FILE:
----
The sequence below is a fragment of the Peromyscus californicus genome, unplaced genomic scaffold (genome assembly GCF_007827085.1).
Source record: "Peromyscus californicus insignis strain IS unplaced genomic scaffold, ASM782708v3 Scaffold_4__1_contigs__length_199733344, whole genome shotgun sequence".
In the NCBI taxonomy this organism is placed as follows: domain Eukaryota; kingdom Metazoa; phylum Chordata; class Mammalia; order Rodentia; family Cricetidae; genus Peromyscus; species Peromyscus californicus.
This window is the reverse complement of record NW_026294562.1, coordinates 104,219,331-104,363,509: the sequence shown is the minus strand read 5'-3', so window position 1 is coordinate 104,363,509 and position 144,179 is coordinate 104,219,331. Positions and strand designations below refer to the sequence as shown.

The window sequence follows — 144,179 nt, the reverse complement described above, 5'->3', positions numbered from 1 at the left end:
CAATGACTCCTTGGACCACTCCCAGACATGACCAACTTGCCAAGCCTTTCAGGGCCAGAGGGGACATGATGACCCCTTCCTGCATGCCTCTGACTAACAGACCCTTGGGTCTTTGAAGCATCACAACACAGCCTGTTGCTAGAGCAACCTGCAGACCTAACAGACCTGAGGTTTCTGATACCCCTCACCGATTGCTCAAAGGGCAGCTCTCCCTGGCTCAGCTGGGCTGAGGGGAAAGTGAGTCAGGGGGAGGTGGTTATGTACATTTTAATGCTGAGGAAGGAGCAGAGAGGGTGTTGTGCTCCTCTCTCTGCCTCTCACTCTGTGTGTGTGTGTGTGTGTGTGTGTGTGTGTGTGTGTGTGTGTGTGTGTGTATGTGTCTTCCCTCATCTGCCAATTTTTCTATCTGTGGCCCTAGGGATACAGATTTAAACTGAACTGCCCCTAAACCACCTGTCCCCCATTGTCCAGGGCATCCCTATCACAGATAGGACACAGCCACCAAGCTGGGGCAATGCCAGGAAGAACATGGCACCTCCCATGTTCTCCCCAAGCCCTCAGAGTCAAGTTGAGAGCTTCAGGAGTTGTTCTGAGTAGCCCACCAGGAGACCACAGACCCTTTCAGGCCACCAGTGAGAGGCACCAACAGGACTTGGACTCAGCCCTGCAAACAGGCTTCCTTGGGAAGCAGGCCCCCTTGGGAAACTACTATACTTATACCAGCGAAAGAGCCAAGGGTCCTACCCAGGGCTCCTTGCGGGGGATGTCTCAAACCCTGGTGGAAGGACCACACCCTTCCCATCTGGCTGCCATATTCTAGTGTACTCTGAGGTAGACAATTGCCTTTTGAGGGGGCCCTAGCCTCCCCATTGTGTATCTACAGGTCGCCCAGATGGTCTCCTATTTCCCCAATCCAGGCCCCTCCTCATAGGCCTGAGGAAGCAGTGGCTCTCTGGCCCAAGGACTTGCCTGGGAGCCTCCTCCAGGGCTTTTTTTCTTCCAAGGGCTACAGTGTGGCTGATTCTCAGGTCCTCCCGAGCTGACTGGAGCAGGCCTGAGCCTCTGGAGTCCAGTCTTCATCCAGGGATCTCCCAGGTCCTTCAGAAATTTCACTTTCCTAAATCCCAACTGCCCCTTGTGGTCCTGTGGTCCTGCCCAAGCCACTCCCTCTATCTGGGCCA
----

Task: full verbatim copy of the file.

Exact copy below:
The sequence below is a fragment of the Peromyscus californicus genome, unplaced genomic scaffold (genome assembly GCF_007827085.1).
Source record: "Peromyscus californicus insignis strain IS unplaced genomic scaffold, ASM782708v3 Scaffold_4__1_contigs__length_199733344, whole genome shotgun sequence".
In the NCBI taxonomy this organism is placed as follows: domain Eukaryota; kingdom Metazoa; phylum Chordata; class Mammalia; order Rodentia; family Cricetidae; genus Peromyscus; species Peromyscus californicus.
This window is the reverse complement of record NW_026294562.1, coordinates 104,219,331-104,363,509: the sequence shown is the minus strand read 5'-3', so window position 1 is coordinate 104,363,509 and position 144,179 is coordinate 104,219,331. Positions and strand designations below refer to the sequence as shown.

The window sequence follows — 144,179 nt, the reverse complement described above, 5'->3', positions numbered from 1 at the left end:
CAATGACTCCTTGGACCACTCCCAGACATGACCAACTTGCCAAGCCTTTCAGGGCCAGAGGGGACATGATGACCCCTTCCTGCATGCCTCTGACTAACAGACCCTTGGGTCTTTGAAGCATCACAACACAGCCTGTTGCTAGAGCAACCTGCAGACCTAACAGACCTGAGGTTTCTGATACCCCTCACCGATTGCTCAAAGGGCAGCTCTCCCTGGCTCAGCTGGGCTGAGGGGAAAGTGAGTCAGGGGGAGGTGGTTATGTACATTTTAATGCTGAGGAAGGAGCAGAGAGGGTGTTGTGCTCCTCTCTCTGCCTCTCACTCTGTGTGTGTGTGTGTGTGTGTGTGTGTGTGTGTGTGTGTGTGTGTGTGTGTATGTGTCTTCCCTCATCTGCCAATTTTTCTATCTGTGGCCCTAGGGATACAGATTTAAACTGAACTGCCCCTAAACCACCTGTCCCCCATTGTCCAGGGCATCCCTATCACAGATAGGACACAGCCACCAAGCTGGGGCAATGCCAGGAAGAACATGGCACCTCCCATGTTCTCCCCAAGCCCTCAGAGTCAAGTTGAGAGCTTCAGGAGTTGTTCTGAGTAGCCCACCAGGAGACCACAGACCCTTTCAGGCCACCAGTGAGAGGCACCAACAGGACTTGGACTCAGCCCTGCAAACAGGCTTCCTTGGGAAGCAGGCCCCCTTGGGAAACTACTATACTTATACCAGCGAAAGAGCCAAGGGTCCTACCCAGGGCTCCTTGCGGGGGATGTCTCAAACCCTGGTGGAAGGACCACACCCTTCCCATCTGGCTGCCATATTCTAGTGTACTCTGAGGTAGACAATTGCCTTTTGAGGGGGCCCTAGCCTCCCCATTGTGTATCTACAGGTCGCCCAGATGGTCTCCTATTTCCCCAATCCAGGCCCCTCCTCATAGGCCTGAGGAAGCAGTGGCTCTCTGGCCCAAGGACTTGCCTGGGAGCCTCCTCCAGGGCTTTTTTTCTTCCAAGGGCTACAGTGTGGCTGATTCTCAGGTCCTCCCGAGCTGACTGGAGCAGGCCTGAGCCTCTGGAGTCCAGTCTTCATCCAGGGATCTCCCAGGTCCTTCAGAAATTTCACTTTCCTAAATCCCAACTGCCCCTTGTGGTCCTGTGGTCCTGCCCAAGCCACTCCCTCTATCTGGGCCA